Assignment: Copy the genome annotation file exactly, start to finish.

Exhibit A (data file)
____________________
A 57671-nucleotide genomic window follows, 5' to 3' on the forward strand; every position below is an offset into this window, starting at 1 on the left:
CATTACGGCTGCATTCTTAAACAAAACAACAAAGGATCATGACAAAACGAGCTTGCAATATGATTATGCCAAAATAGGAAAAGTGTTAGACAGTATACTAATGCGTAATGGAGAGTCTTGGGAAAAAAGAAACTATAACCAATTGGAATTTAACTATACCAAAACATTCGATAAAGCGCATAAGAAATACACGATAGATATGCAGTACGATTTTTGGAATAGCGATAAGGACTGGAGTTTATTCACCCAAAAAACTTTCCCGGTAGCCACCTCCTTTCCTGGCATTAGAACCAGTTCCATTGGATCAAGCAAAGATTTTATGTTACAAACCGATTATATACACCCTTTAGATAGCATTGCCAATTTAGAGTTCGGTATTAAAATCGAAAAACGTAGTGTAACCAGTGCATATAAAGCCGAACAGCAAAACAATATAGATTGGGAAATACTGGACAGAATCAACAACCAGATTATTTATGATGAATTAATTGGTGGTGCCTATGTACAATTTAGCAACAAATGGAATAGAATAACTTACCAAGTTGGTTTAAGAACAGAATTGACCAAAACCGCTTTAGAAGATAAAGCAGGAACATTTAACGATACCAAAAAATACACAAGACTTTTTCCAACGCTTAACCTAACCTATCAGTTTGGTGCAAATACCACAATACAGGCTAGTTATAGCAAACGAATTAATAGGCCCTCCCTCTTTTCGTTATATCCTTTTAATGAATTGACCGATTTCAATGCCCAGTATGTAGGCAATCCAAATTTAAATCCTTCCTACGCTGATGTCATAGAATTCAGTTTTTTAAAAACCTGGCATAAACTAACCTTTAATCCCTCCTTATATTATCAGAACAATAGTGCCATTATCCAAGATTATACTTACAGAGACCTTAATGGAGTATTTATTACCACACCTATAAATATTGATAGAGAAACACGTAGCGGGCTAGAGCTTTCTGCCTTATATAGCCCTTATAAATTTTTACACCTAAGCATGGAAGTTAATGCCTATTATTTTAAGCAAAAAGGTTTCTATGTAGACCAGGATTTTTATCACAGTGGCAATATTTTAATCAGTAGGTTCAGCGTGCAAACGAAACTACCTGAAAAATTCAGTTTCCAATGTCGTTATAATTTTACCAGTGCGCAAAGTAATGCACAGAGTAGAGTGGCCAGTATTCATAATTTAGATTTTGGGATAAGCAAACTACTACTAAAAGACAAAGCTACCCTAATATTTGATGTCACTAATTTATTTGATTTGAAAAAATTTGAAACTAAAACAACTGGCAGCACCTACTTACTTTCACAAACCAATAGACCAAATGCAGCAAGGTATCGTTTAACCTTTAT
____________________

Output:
A 57671-nucleotide genomic window follows, 5' to 3' on the forward strand; every position below is an offset into this window, starting at 1 on the left:
CATTACGGCTGCATTCTTAAACAAAACAACAAAGGATCATGACAAAACGAGCTTGCAATATGATTATGCCAAAATAGGAAAAGTGTTAGACAGTATACTAATGCGTAATGGAGAGTCTTGGGAAAAAAGAAACTATAACCAATTGGAATTTAACTATACCAAAACATTCGATAAAGCGCATAAGAAATACACGATAGATATGCAGTACGATTTTTGGAATAGCGATAAGGACTGGAGTTTATTCACCCAAAAAACTTTCCCGGTAGCCACCTCCTTTCCTGGCATTAGAACCAGTTCCATTGGATCAAGCAAAGATTTTATGTTACAAACCGATTATATACACCCTTTAGATAGCATTGCCAATTTAGAGTTCGGTATTAAAATCGAAAAACGTAGTGTAACCAGTGCATATAAAGCCGAACAGCAAAACAATATAGATTGGGAAATACTGGACAGAATCAACAACCAGATTATTTATGATGAATTAATTGGTGGTGCCTATGTACAATTTAGCAACAAATGGAATAGAATAACTTACCAAGTTGGTTTAAGAACAGAATTGACCAAAACCGCTTTAGAAGATAAAGCAGGAACATTTAACGATACCAAAAAATACACAAGACTTTTTCCAACGCTTAACCTAACCTATCAGTTTGGTGCAAATACCACAATACAGGCTAGTTATAGCAAACGAATTAATAGGCCCTCCCTCTTTTCGTTATATCCTTTTAATGAATTGACCGATTTCAATGCCCAGTATGTAGGCAATCCAAATTTAAATCCTTCCTACGCTGATGTCATAGAATTCAGTTTTTTAAAAACCTGGCATAAACTAACCTTTAATCCCTCCTTATATTATCAGAACAATAGTGCCATTATCCAAGATTATACTTACAGAGACCTTAATGGAGTATTTATTACCACACCTATAAATATTGATAGAGAAACACGTAGCGGGCTAGAGCTTTCTGCCTTATATAGCCCTTATAAATTTTTACACCTAAGCATGGAAGTTAATGCCTATTATTTTAAGCAAAAAGGTTTCTATGTAGACCAGGATTTTTATCACAGTGGCAATATTTTAATCAGTAGGTTCAGCGTGCAAACGAAACTACCTGAAAAATTCAGTTTCCAATGTCGTTATAATTTTACCAGTGCGCAAAGTAATGCACAGAGTAGAGTGGCCAGTATTCATAATTTAGATTTTGGGATAAGCAAACTACTACTAAAAGACAAAGCTACCCTAATATTTGATGTCACTAATTTATTTGATTTGAAAAAATTTGAAACTAAAACAACTGGCAGCACCTACTTACTTTCACAAACCAATAGACCAAATGCAGCAAGGTATCGTTTAACCTTTAT